Analysis of neuropeptides in stretched skin

Michael S. Chin, Luca Lancerotto, Douglas L. Helm, Pouya Dastouri, Michael J. Prsa, Mark Ottensmeyer, Satoshi Akaishi, Dennis P. Orgill, Rei Ogawa

Research output: Contribution to journalArticlepeer-review

41 Scopus citations


BACKGROUND: Mechanical forces modulate wound healing and scar formation through mechanotransduction. In response to mechanical stimulation, neuropeptides are released from peripheral terminals of primary afferent sensory neurons, influencing skin and immune cell functions and increasing vascular permeability, causing neurogenic inflammation. METHODS: A computer-controlled device was used to stretch murine skin. C57Bl6 mice (n = 26) were assigned to a cyclical square-wave tensile stimulation for 4 hours or continuous stimulation for 4 hours. Stretched skin was analyzed for expression of the neuropeptides, substance P and calcitonin gene-related peptide, their receptors (NK1R and calcitonin gene-related peptide receptor component protein), and growth factors (nerve growth factor, transforming growth factor β1, vascular endothelial growth factor, and epidermal growth factor) using immunohistochemistry and real-time reverse-transcriptase polymerase chain reaction. RESULTS: Cyclical stimulation resulted in a significant increase in expression of neuropeptides and growth factors, whereas the corresponding peptide receptors were down-regulated. Transcription of neuropeptide mRNA was elevated in stretched skin, which proves that neuropeptides are released from not only peripheral terminals of nerve fibers but also resident skin cells. CONCLUSIONS: The authors' results suggest that skin stretching may alter cell physiology by stimulating neuropeptide expression, and that cyclical mechanical force may be more effectively stimulating mechanosensitive nociceptors or mechanoreceptors (mechanosensors) on cells.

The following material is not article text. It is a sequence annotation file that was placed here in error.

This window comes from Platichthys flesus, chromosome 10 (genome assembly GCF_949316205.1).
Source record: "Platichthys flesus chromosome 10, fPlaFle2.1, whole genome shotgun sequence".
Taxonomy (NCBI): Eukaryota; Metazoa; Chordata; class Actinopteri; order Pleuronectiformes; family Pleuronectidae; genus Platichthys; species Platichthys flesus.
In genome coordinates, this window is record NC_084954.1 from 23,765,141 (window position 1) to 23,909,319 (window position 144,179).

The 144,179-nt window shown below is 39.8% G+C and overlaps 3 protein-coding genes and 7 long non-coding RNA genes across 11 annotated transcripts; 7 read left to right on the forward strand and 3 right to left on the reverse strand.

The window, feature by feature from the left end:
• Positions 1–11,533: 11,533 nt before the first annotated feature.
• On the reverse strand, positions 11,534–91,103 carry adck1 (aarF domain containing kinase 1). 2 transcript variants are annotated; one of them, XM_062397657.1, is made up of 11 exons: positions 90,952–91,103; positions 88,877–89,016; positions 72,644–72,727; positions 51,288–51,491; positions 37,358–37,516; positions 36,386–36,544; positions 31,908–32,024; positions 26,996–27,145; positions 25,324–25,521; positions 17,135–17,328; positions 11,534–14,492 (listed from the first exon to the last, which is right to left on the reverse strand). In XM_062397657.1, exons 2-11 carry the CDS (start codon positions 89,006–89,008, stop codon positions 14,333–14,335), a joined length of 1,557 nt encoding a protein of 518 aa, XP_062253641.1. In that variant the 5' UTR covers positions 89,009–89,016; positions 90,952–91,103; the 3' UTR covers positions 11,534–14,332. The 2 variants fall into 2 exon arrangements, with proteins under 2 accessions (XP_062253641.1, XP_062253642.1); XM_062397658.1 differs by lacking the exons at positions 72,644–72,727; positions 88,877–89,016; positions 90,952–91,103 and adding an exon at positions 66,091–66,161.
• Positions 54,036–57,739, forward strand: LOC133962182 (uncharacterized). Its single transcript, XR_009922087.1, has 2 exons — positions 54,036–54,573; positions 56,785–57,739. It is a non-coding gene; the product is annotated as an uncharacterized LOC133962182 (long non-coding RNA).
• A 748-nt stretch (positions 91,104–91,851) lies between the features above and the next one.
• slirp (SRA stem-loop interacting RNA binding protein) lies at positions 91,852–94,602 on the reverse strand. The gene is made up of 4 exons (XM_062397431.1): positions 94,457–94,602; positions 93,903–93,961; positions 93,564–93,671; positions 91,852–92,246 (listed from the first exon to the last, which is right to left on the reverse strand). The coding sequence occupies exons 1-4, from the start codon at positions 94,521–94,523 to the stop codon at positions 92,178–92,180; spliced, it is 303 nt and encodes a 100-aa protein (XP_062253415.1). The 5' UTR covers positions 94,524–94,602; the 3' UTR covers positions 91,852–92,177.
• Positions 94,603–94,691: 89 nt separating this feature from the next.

Original languageEnglish (US)
Pages (from-to)102-113
Number of pages12
JournalPlastic and reconstructive surgery
Issue number1
StatePublished - Jul 1 2009

ASJC Scopus subject areas

  • Surgery


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